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Do Hats Really Cause Baldness? Fact-Checking 9 Common Claims About Hair Loss

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Presented in partnership with Keeps

There are few things more humbling than shower water pooling around your ankles because your hair is clogging up the drain. Or waking up to find a few extra hairs left on your pillow.

Despite all of society’s technological achievements and miracles produced by the human body, thinning hair is a condition that has yet to be cured.

And given the stressors of the past 18 months, we’re witnessing far more scalps than our eyes would prefer (Artist of the Decade notwithstanding).

But hair thinning embarrassment coupled with man’s collective inability to express their vulnerabilities has pushed this topic deep into the closet.

Fear not, the tide is shifting, and the hair loss preventing wizards at Keeps are doing God’s work to make sure of it.

But before we as a civilization can move forward, we need to clear up some of the common unchecked hair loss claims floating around in the zeitgeist. Let’s go.

CLAIM: There is no cure for hair loss. 

TRUE. BUT, there are proven treatments that can combat the symptoms. FDA-approved minoxidil and finasteride, offered by Keeps, are the most effective, cost-efficient options if you want to keep the hair you have today.

Flash sale – Get 50% off your first three months of Keeps when you sign up now!

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CLAIM: Wearing hats results in baldness. 

FALSE (kinda). According to WebMD, wearing a hat usually does not result in baldness, unless that puppy is strapped on like a wetsuit. Tight hats can cause a phenomenon called traction alopecia that puts pressure on the scalp and pulls the hairs, ultimately resulting in scarring and miniaturization of the hair follicles over time.

CLAIM: Stress can cause hair loss. 

TRUE.

According to the Mayo Clinic, stress can cause your hair to go into a longer “resting phase” in which hair follicles pause to regenerate hair temporarily. The good news is that if you’re able to address your stress and return to a healthy emotional and physical state, your hair will likely grow back. For many people, this just temporary hair loss that can be reversed over time.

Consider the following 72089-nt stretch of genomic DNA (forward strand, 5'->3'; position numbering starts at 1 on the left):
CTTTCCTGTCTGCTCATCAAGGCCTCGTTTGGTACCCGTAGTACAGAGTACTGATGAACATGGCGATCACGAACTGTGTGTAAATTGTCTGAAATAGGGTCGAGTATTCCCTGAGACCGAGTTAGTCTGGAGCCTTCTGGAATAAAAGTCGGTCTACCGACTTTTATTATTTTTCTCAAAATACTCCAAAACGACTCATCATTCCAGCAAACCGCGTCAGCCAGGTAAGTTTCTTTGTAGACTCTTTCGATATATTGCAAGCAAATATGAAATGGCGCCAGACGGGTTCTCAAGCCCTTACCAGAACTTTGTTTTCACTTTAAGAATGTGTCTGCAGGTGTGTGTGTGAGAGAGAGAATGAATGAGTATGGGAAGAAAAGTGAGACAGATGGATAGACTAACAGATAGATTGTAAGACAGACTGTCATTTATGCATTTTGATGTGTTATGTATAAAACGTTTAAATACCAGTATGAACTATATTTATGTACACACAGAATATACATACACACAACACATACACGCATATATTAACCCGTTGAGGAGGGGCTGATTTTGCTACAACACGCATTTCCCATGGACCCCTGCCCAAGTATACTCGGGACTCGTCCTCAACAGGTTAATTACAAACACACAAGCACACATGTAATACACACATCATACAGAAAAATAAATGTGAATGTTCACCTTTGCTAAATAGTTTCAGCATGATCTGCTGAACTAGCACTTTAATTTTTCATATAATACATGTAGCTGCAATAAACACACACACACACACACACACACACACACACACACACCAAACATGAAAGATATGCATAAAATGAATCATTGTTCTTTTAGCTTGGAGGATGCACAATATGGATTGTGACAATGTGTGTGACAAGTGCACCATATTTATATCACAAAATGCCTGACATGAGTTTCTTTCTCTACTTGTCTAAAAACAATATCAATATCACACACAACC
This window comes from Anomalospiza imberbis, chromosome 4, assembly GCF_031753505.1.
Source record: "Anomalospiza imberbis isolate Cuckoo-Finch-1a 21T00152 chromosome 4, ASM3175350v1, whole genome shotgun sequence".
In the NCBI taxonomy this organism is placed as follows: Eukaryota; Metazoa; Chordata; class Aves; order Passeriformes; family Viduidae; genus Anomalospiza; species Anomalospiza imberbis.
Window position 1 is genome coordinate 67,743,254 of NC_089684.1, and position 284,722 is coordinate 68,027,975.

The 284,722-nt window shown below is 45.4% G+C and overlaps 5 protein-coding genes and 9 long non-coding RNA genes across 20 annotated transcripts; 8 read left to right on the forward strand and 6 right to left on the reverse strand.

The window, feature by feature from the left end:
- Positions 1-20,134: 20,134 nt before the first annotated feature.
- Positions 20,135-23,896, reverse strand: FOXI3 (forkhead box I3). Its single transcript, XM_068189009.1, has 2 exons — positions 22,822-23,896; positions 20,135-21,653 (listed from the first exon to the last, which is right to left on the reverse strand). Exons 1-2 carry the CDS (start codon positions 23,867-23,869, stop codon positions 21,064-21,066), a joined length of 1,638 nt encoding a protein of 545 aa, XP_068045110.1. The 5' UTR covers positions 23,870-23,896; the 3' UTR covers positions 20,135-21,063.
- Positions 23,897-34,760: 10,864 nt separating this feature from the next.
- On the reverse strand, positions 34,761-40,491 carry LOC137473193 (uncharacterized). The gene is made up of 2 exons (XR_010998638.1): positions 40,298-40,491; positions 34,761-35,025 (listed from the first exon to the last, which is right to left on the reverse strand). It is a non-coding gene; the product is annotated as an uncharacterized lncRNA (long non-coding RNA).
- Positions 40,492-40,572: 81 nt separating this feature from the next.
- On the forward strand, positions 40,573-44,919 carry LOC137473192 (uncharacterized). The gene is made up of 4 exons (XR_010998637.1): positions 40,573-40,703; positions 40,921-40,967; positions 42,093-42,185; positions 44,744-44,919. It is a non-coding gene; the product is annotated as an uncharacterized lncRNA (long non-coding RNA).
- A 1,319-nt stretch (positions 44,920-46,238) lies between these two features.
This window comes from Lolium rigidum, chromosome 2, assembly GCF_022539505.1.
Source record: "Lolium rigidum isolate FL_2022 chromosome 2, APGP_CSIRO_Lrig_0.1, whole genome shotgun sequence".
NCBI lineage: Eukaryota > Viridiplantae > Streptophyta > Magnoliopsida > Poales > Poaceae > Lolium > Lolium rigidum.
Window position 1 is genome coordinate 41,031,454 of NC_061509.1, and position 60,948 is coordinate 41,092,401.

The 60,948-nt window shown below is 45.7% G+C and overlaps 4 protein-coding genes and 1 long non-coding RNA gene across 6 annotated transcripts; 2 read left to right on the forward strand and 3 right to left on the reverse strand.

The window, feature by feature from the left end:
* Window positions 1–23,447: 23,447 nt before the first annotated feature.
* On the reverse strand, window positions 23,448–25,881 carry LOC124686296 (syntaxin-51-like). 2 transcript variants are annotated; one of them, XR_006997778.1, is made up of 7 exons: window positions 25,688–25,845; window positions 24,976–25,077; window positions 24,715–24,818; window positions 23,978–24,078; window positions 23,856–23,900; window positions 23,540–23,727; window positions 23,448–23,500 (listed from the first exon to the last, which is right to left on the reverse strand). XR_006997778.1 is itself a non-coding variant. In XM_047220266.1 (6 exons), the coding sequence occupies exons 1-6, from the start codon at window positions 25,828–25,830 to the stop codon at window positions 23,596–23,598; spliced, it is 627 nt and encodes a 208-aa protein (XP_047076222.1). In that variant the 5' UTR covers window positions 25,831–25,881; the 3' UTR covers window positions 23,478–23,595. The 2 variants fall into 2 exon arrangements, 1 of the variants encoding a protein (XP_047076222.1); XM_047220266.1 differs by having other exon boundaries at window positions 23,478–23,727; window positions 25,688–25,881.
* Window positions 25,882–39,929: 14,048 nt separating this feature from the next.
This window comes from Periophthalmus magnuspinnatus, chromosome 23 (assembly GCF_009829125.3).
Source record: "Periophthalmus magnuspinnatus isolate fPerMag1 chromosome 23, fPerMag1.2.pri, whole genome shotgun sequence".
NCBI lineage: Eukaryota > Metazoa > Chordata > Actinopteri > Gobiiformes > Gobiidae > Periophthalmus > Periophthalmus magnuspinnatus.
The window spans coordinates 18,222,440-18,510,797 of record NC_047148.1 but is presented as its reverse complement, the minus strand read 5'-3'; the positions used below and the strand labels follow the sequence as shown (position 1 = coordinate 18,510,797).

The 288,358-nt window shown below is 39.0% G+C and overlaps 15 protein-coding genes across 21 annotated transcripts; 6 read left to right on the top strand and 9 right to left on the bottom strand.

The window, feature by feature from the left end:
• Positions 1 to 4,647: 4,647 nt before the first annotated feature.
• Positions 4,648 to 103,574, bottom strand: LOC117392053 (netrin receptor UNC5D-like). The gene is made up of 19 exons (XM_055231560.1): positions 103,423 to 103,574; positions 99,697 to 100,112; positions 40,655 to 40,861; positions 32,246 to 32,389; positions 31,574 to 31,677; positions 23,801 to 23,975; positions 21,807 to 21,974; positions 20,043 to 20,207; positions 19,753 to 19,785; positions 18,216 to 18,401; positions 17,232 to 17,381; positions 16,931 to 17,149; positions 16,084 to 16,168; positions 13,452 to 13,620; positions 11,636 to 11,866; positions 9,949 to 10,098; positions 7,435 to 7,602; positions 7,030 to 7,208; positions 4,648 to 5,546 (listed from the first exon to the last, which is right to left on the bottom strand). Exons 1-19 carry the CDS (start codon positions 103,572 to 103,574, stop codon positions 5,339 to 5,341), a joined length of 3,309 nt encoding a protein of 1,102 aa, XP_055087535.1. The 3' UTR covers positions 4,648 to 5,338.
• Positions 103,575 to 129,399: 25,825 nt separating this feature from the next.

CLAIM: You inherit hair loss from your mother. 

FALSE. Genetics do play a role in hair loss, according to Keeps, but that doesn’t mean the common theory that the gene is passed down entirely from your mother’s side. There are actually 287 genetic regions that contribute to male pattern baldness, per a recent study.

CLAIM: Masturbation causes hair loss. 

FALSE. But if you’ve continued to bop it under the impression you’d lose your hair, you may want to give him a vacation.

CLAIM: Increasing the frequency of haircuts will make it grow back quicker and thicker. 

FALSE. As a guy who relentlessly shaves his sparse “beard” in hopes of a fruitful follicle harvest, I can attest first-hand that this is complete rubbish. Hogwash. Tomfoolery.

The rate at which your hair grows back has nothing to do with cutting frequency.

CLAIM: Do women en masse find man buns sexy?

FALSE. According to a poll, about 35 percent of American women dislike man buns, and around 27 percent said they flat out despise them. In addition, 58 percent said they would never date a guy with a man bun, and 74 percent were confident their significant other would look less attractive rocking one.

Take that, Tanner!

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Now that we’ve got a solid educational foundation, we are ready to heal as a male species. Don’t hesitate.

Flash sale – Get 50% off your first three months of Keeps when you sign up now!

SIGN UP FOR KEEPS NOW

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